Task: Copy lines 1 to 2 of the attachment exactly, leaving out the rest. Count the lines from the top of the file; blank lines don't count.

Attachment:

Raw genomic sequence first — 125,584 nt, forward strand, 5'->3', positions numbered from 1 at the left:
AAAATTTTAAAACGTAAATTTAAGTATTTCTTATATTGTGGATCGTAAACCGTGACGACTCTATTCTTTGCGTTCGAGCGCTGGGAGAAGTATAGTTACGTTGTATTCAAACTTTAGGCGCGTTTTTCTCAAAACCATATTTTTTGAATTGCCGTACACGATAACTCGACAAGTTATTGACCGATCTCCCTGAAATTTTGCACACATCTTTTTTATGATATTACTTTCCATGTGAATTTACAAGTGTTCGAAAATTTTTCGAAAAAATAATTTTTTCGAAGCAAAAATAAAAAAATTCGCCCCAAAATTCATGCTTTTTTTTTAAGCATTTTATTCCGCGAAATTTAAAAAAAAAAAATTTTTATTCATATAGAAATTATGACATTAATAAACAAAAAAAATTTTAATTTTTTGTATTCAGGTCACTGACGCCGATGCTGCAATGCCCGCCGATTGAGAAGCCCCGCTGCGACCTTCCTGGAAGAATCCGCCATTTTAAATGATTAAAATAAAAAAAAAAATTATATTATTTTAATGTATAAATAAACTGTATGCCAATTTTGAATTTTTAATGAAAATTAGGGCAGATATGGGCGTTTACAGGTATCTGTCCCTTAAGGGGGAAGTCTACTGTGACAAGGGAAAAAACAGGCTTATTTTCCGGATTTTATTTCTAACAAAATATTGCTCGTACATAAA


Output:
Raw genomic sequence first — 125,584 nt, forward strand, 5'->3', positions numbered from 1 at the left:
AAAATTTTAAAACGTAAATTTAAGTATTTCTTATATTGTGGATCGTAAACCGTGACGACTCTATTCTTTGCGTTCGAGCGCTGGGAGAAGTATAGTTACGTTGTATTCAAACTTTAGGCGCGTTTTTCTCAAAACCATATTTTTTGAATTGCCGTACACGATAACTCGACAAGTTATTGACCGATCTCCCTGAAATTTTGCACACATCTTTTTTATGATATTACTTTCCATGTGAATTTACAAGTGTTCGAAAATTTTTCGAAAAAATAATTTTTTCGAAGCAAAAATAAAAAAATTCGCCCCAAAATTCATGCTTTTTTTTTAAGCATTTTATTCCGCGAAATTTAAAAAAAAAAAATTTTTATTCATATAGAAATTATGACATTAATAAACAAAAAAAATTTTAATTTTTTGTATTCAGGTCACTGACGCCGATGCTGCAATGCCCGCCGATTGAGAAGCCCCGCTGCGACCTTCCTGGAAGAATCCGCCATTTTAAATGATTAAAATAAAAAAAAAAATTATATTATTTTAATGTATAAATAAACTGTATGCCAATTTTGAATTTTTAATGAAAATTAGGGCAGATATGGGCGTTTACAGGTATCTGTCCCTTAAGGGGGAAGTCTACTGTGACAAGGGAAAAAACAGGCTTATTTTCCGGATTTTATTTCTAACAAAATATTGCTCGTACATAAA